Pharmacists are responsible for selecting, from hundreds of manufacturers and suppliers of drugs, those that will enable them to fulfill an important obligation: ensuring that patients receive pharmaceuticals and related supplies of the highest quality and at the lowest cost. These guidelines are offered as an aid to the pharmacist in achieving this goal.
Obligations of the Supplier
Pharmacists may purchase with confidence the products of those suppliers meeting the criteria presented here. Other factors such as credit policies, delivery times, and the breadth of a supplier’s product line also must be considered when selecting a supplier.
1. On request of the pharmacist, the supplier should furnish
a. Analytical control data.
b. Sterility testing data.
c. Bioavailability data.
d. Bioequivalency data.
e. Descriptions of testing procedures for raw materials and finished products.
f. Any other information that may be indicative of the quality of a given finished drug product.
Testing data developed by independent laboratories should be identified by the supplier. All information should be supplied at no charge.
2. There should be no history of recurring product recalls indicative of deficient quality control procedures.
3. The supplier should permit visits (during normal business hours) by the pharmacist to inspect its manufacturing and control procedures.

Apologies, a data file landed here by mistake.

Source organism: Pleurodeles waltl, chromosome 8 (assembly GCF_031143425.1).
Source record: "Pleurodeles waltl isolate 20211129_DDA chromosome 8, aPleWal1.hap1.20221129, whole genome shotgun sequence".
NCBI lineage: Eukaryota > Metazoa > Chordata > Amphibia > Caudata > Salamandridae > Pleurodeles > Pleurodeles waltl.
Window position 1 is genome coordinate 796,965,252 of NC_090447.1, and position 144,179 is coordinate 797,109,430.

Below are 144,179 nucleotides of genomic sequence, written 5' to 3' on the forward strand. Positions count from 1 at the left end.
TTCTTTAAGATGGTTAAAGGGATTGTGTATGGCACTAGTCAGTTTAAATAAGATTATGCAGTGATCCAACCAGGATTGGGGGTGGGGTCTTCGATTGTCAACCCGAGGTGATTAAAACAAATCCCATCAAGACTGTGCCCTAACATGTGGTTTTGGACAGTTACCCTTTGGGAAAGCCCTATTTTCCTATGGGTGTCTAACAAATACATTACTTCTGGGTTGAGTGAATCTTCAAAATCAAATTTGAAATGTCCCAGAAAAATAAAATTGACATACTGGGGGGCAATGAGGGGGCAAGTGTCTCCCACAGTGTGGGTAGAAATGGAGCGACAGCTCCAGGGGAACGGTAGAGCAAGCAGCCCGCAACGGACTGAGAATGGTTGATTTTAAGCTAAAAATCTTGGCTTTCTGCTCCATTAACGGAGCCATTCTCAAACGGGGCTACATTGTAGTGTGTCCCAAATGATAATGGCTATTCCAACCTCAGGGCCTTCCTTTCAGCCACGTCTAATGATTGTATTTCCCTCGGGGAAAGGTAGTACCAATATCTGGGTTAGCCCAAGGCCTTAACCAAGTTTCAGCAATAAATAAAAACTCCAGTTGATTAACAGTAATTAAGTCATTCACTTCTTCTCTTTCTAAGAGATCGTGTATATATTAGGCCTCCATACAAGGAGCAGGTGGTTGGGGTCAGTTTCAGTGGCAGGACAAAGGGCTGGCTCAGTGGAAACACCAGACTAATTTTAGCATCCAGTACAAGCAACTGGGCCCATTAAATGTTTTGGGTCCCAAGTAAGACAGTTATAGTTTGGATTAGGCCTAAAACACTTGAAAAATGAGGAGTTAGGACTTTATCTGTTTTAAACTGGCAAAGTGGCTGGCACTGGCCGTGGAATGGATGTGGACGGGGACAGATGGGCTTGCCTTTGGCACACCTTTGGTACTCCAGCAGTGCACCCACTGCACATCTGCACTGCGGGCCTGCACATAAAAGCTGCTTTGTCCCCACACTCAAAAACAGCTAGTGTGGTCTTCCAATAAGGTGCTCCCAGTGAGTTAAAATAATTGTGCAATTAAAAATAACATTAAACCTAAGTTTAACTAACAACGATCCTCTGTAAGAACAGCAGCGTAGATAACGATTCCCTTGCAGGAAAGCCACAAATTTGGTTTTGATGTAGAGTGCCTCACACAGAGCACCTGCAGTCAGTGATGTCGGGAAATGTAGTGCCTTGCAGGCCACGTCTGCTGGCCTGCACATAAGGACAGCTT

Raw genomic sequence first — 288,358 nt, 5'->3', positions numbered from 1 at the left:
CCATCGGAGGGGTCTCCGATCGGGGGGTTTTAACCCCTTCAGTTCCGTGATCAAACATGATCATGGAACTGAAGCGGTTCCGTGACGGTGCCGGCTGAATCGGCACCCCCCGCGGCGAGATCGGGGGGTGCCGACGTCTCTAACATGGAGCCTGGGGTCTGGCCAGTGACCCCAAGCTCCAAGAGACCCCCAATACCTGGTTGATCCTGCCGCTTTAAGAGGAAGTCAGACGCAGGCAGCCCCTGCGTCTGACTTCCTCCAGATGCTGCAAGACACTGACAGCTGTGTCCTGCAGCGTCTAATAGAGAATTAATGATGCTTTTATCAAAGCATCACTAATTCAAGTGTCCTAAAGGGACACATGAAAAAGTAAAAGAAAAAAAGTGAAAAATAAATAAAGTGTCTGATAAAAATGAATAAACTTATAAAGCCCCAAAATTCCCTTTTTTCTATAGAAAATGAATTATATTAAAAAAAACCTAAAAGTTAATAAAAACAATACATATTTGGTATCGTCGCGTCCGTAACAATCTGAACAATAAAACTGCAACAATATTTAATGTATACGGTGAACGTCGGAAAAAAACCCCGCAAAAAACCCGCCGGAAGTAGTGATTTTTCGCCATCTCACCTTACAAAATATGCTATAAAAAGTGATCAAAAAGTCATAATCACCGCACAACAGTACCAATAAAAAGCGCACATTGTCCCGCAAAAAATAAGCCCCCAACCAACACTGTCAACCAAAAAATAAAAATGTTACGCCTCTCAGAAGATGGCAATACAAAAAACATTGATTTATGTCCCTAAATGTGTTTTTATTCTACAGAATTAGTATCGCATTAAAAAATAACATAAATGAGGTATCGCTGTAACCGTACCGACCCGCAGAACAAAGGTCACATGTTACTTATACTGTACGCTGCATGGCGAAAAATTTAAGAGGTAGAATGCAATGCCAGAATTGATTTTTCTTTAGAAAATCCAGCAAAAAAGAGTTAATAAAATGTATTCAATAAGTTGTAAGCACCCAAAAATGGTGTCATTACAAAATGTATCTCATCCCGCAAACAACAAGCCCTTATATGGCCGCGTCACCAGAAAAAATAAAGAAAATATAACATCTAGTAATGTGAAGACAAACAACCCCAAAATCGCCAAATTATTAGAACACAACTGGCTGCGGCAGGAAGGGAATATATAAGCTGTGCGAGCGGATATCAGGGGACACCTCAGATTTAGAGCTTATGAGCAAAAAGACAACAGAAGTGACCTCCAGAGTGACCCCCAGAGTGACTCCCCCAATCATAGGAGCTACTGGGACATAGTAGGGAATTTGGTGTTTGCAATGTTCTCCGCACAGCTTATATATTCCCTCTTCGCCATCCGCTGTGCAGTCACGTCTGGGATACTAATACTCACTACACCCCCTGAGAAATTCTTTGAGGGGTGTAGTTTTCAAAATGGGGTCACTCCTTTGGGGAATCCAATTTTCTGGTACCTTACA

4. All drug products should conform to the requirements of The United States Pharmacopeia—The National Formulary (USP—NF) (the most recent edition) unless otherwise specified by the pharmacist. Items not recognized by USP—NF should meet the specifications set forth by the pharmacist.
5. To the extent possible, all products should be available in single unit or unit dose packages. These packages should conform to the “ASHP Technical Assistance Bulletin on Single Unit and Unit Dose Packages of Drugs.”1
6. The name and address of the manufacturer of the final dosage form and the packager or distributor should be present on the product labeling.
7. Expiration dates should be clearly indicated on the package label and, unless stability properties warrant otherwise, should occur in January or July.